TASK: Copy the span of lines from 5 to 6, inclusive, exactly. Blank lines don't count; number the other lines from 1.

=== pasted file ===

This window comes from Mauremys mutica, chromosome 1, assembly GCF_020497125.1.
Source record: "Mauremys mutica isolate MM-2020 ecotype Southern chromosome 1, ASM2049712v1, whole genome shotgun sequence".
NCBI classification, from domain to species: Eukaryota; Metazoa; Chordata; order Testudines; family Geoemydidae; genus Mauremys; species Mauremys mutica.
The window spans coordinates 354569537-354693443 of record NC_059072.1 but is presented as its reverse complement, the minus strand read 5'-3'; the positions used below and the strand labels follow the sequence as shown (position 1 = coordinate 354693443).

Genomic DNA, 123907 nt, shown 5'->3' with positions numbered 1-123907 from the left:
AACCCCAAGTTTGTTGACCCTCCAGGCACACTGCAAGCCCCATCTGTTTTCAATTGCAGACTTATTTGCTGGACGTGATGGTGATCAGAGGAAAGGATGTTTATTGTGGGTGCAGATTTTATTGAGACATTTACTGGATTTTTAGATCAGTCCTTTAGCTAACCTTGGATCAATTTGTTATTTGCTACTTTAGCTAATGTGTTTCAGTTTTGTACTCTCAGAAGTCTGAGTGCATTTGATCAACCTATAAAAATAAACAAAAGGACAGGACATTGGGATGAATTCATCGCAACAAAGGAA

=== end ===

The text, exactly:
Genomic DNA, 123907 nt, shown 5'->3' with positions numbered 1-123907 from the left:
AACCCCAAGTTTGTTGACCCTCCAGGCACACTGCAAGCCCCATCTGTTTTCAATTGCAGACTTATTTGCTGGACGTGATGGTGATCAGAGGAAAGGATGTTTATTGTGGGTGCAGATTTTATTGAGACATTTACTGGATTTTTAGATCAGTCCTTTAGCTAACCTTGGATCAATTTGTTATTTGCTACTTTAGCTAATGTGTTTCAGTTTTGTACTCTCAGAAGTCTGAGTGCATTTGATCAACCTATAAAAATAAACAAAAGGACAGGACATTGGGATGAATTCATCGCAACAAAGGAA